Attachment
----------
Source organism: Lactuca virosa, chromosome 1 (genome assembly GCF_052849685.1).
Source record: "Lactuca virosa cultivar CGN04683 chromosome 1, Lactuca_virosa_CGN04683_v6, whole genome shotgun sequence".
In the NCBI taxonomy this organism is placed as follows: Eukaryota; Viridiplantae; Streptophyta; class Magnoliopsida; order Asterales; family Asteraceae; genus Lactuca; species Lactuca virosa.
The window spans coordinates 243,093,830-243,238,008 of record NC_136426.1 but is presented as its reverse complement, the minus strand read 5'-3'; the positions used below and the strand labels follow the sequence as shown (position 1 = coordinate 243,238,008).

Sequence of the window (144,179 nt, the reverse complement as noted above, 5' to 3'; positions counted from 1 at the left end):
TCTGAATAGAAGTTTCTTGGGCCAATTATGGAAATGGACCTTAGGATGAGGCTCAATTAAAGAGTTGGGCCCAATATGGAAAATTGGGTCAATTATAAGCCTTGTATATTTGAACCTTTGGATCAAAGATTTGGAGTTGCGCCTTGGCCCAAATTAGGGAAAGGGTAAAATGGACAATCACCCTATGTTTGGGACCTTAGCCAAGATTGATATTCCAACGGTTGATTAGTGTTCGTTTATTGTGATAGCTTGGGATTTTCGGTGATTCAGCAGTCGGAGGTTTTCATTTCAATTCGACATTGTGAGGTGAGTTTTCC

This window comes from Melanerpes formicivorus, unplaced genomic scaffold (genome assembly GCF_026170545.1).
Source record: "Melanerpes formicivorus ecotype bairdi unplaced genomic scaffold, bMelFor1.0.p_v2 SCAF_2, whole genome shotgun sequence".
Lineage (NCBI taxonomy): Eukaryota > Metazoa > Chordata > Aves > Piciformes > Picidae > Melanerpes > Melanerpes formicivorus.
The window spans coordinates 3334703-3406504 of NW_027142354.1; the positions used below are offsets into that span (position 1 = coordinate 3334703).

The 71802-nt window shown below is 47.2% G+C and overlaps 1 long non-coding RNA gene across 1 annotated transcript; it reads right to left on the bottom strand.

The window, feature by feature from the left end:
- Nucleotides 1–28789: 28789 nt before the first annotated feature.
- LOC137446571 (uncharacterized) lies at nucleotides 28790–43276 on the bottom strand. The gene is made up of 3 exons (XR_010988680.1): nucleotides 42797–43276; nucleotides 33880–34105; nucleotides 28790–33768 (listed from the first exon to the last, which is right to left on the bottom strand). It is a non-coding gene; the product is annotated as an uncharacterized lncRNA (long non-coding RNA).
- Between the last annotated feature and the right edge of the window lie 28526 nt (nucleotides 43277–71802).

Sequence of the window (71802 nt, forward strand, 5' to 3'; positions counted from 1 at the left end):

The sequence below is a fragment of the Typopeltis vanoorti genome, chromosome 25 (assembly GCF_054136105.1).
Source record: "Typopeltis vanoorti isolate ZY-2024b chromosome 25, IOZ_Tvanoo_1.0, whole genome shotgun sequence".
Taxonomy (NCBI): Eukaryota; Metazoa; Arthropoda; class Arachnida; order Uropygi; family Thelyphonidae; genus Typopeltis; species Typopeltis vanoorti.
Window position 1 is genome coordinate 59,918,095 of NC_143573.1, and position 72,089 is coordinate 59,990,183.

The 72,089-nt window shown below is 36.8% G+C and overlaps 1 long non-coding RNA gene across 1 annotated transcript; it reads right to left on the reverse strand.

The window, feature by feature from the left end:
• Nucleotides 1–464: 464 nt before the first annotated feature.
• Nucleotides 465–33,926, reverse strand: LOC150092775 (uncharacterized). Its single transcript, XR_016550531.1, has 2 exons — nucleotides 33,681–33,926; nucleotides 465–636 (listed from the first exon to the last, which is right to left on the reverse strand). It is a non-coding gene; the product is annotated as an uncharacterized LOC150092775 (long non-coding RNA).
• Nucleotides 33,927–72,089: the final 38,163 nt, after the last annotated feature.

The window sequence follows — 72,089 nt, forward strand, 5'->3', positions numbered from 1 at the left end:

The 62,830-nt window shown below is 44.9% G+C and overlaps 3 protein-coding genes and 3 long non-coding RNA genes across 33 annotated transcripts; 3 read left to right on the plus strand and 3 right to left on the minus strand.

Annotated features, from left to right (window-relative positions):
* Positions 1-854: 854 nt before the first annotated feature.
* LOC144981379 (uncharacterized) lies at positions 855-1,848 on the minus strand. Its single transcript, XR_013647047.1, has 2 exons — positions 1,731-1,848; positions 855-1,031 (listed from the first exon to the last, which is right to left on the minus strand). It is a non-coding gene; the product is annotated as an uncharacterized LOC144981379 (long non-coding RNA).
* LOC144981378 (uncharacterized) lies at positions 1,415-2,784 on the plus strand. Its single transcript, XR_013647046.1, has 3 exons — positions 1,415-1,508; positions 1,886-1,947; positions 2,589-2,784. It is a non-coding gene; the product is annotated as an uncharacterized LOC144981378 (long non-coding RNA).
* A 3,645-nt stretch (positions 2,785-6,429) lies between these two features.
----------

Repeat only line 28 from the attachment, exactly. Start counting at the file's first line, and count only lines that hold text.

Annotated features, from left to right (window-relative positions):